Birds of CHRIST (Deemed to be University)

A  pictorial guide of various species of birds seen in the entire environs of the Hosur Road campus of CHRIST (Deemed to be University), Bengaluru, India

Text and Concept
Dr P U Antony
Initiator and coordinator, Green Army
 and student volunteers of Green Army  
Department of Life Sciences
CHRIST (Deemed to be University)
Bangalore, India

Design and Published by Centre for Publications, CHRIST (Deemed to be University)
Year of Publication         2016
ISBN                               978-93-82305-88-0
Published by                  Centre for Publications, CHRIST (Deemed to be University), Bengaluru
No. of Pages                  pp. x, 82
Price                              140 (PB)
History of Bird Watching in India

The initial effort to scientifically document Indian birds began after the arrival of the Europeans to India. The earliest book describing birds in India is attributed to Eleanyar Albin in 1738. Much work of collection and recording followed in later years, but most of the resulting publications were scientific in nature. The first book, which could be used by birders in the field, was Hugh Whistler’s Popular Handbook of Indian Birds (1928). This was followed by Dr Salim Ali’s The Book of Indian Birds. Ali’s book stirred local interest in bird-watching and culminated in the publication of the classic 10 volume Handbook of the Birds of India & Pakistan (Ali & Ripley, 1964-74) which described 1200 birds from the area. Another development which contributed to the growth of interest in birds was the formation of the Bombay Natural History Society (BNHS) in 1883. The Society focused on the scientific study of Indian wildlife and published acclaimed journals and magazines.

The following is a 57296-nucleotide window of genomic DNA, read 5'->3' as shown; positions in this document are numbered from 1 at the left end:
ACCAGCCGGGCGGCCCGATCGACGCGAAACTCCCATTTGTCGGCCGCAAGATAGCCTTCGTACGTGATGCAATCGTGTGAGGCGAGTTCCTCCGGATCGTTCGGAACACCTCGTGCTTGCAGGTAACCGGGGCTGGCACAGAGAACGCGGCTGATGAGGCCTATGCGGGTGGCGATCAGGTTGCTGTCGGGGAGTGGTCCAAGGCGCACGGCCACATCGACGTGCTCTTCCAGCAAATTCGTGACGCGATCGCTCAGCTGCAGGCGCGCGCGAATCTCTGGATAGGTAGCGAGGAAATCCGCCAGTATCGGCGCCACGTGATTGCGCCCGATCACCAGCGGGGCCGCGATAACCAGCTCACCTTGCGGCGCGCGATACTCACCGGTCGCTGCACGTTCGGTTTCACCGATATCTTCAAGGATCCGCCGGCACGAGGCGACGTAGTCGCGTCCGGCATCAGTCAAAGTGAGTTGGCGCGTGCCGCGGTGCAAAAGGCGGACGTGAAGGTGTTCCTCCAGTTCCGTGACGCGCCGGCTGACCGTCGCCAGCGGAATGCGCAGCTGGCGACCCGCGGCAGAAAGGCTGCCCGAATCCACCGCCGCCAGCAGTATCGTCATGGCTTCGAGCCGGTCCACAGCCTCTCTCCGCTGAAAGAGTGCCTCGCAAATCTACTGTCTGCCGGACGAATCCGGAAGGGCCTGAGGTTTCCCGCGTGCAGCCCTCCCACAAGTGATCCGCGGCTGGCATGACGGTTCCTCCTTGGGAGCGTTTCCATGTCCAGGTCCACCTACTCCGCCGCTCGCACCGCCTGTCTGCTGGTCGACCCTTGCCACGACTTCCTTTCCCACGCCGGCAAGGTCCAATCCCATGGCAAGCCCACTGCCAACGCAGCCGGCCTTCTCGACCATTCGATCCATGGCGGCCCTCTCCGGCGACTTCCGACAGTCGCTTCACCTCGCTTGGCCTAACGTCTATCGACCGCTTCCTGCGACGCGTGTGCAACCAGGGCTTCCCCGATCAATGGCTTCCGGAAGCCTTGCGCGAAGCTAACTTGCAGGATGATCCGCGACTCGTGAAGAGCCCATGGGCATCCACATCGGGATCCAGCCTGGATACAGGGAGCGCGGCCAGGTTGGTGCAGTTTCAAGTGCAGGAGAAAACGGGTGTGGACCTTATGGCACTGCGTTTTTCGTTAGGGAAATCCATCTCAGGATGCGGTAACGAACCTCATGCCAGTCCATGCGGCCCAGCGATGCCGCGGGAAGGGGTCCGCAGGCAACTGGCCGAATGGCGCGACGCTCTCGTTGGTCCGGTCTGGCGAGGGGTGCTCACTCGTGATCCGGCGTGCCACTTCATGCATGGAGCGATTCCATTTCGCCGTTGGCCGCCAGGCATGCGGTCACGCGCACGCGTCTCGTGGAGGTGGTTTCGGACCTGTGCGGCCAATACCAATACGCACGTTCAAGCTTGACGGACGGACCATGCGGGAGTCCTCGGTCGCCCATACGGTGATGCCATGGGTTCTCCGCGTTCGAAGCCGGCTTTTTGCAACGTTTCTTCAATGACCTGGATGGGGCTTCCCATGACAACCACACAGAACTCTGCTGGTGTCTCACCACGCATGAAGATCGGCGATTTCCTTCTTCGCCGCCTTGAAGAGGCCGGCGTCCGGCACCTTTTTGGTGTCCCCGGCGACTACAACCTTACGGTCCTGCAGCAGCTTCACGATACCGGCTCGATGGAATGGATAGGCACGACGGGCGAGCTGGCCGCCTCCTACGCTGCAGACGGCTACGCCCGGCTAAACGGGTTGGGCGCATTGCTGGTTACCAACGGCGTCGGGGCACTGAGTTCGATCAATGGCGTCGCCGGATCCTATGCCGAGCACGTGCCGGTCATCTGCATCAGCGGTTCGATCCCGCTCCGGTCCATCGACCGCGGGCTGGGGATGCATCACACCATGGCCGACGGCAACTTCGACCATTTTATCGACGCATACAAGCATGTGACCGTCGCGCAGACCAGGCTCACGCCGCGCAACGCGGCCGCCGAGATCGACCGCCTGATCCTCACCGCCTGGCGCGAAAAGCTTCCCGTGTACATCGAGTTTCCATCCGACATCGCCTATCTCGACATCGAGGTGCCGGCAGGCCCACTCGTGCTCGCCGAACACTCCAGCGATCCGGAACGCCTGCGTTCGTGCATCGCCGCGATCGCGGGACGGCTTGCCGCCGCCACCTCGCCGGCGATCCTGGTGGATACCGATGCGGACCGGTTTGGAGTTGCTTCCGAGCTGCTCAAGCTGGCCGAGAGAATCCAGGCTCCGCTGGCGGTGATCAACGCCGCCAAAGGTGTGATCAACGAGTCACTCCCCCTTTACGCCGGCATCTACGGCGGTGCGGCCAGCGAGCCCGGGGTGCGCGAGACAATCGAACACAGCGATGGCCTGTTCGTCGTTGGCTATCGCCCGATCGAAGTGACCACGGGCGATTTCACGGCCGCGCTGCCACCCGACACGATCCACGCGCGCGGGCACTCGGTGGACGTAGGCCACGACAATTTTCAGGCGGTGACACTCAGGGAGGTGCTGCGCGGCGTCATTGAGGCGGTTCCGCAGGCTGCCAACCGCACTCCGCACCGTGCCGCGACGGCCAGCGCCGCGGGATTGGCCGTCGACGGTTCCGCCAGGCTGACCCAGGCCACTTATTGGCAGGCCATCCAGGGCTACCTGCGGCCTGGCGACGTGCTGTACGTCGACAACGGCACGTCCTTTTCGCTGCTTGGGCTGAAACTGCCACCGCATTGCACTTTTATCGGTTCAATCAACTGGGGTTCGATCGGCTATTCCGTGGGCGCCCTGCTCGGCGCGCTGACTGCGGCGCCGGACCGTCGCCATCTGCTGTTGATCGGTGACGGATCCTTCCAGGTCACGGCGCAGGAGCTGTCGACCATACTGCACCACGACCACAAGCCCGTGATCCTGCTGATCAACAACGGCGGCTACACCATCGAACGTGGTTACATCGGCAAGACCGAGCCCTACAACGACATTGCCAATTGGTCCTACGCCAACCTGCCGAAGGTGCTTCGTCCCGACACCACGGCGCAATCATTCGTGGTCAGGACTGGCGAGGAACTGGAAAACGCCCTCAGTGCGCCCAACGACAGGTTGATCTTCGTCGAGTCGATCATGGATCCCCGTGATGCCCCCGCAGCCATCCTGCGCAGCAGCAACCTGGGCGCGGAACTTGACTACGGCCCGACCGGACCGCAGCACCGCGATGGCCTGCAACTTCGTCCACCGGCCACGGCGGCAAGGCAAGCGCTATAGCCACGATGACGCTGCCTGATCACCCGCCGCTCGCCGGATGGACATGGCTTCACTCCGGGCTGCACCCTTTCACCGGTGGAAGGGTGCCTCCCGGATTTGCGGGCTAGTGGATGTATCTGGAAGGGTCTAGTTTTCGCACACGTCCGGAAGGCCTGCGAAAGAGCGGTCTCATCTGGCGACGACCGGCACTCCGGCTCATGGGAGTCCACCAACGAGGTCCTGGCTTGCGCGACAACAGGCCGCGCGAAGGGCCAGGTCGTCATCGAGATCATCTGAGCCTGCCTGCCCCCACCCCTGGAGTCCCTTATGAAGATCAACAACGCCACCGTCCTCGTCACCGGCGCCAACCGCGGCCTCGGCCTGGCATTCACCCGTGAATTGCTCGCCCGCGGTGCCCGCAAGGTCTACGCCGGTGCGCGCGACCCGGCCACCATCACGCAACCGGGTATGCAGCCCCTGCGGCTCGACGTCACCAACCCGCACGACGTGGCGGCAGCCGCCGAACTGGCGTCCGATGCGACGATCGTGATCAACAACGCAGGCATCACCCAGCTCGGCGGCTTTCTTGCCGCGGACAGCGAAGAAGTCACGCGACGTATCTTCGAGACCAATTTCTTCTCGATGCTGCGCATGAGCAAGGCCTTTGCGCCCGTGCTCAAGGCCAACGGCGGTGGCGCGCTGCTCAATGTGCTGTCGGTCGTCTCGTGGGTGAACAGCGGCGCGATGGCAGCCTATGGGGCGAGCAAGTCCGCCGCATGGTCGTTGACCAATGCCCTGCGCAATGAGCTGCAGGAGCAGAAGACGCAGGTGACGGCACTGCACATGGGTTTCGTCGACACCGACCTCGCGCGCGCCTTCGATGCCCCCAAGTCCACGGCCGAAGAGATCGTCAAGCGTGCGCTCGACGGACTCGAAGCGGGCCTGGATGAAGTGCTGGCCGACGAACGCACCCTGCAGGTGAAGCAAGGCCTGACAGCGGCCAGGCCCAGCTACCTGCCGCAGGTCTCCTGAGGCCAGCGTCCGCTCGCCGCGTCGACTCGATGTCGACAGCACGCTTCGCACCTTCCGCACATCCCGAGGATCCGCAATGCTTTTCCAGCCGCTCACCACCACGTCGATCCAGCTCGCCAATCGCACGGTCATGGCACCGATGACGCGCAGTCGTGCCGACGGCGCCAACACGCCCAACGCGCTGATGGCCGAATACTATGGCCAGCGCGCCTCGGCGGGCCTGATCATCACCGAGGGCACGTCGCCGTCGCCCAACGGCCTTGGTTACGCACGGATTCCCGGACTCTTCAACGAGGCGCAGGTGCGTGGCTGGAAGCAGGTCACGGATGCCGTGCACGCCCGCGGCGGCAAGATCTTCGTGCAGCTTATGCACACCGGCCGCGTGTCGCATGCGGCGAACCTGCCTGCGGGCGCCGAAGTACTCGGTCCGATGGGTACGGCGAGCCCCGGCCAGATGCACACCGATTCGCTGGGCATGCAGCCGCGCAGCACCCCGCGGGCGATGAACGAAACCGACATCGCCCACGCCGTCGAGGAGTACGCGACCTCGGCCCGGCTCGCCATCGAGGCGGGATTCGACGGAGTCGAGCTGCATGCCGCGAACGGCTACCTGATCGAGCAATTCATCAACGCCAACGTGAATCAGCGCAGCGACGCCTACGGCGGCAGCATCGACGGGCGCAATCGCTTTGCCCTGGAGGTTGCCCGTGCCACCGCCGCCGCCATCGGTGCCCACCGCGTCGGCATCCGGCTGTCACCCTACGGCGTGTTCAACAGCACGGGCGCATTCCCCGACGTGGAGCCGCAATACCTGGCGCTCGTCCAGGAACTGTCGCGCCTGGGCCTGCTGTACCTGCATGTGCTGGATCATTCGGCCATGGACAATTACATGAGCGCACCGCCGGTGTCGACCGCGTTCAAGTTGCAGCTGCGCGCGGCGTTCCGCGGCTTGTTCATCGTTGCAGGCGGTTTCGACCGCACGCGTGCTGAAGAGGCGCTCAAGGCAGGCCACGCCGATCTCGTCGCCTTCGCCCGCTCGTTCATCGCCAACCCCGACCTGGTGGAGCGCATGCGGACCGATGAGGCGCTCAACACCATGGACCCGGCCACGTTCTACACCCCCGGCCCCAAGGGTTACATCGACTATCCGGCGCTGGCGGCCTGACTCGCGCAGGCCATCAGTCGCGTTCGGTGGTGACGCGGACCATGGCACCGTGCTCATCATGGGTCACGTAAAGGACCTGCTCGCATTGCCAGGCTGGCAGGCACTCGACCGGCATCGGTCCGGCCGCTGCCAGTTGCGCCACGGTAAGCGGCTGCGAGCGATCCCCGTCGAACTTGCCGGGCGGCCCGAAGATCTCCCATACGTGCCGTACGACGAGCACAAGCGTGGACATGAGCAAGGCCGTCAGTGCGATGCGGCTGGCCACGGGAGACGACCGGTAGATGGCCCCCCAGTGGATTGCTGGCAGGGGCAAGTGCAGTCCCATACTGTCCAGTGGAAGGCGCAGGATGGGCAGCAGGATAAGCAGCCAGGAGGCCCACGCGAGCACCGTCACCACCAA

The Birdman of India
Dr Salim Ali, (November 12, 1896 - July 27, 1987) is known as the “Birdman of India”. His name is synonymous with birds. To his many associates however, he was much more than that. A great visionary, he made birds a serious pursuit when it used to be mere fun for the most. Orphaned at a very young age, Salim Ali was brought up by his maternal uncle, Amiruddin Tyabji. Uncle Amiruddin was a keen Shikari (Hunter) and nature-lover. Under his guidance young Salim learnt his first lessons in Shikar and became aware of the nature around him. When Salim was ten years old, his uncle presented him with an air-gun. One day young Salim shot a sparrow which had a yellow streak below its neck. His uncle could not explain more about this sparrow and asked him to go to Bombay Natural History Society (BNHS), Mumbai. He went to BNHS, but, was apprehensive about going in and confronting with the honorary secretary, W S Millard who was some strange English man for him.

He somehow found the courage and walked in. That single incident changed his whole life and gave India its best ornithologist. Millard identified the sparrow as the Yellow-throated Sparrow, and showed him the splendid collection of stuffed birds of the Society. Salim became interested in birds through this incident and pursued his career in ornithology.








Acknowledgement              x
CHRIST (Deemed to be University) and its Central Campus         


Green Army


An Introduction to the Birds


Ethics of Bird Watching


Keys for Bird Identification


Bird Topography                


Birds Seen on Campus


Types of Bird Nests Found in the University Campus                


Migratory Birds of CHRIST (Deemed to be University) Campus




References and Further Reading


Index of Common Names


Index of Scientific Names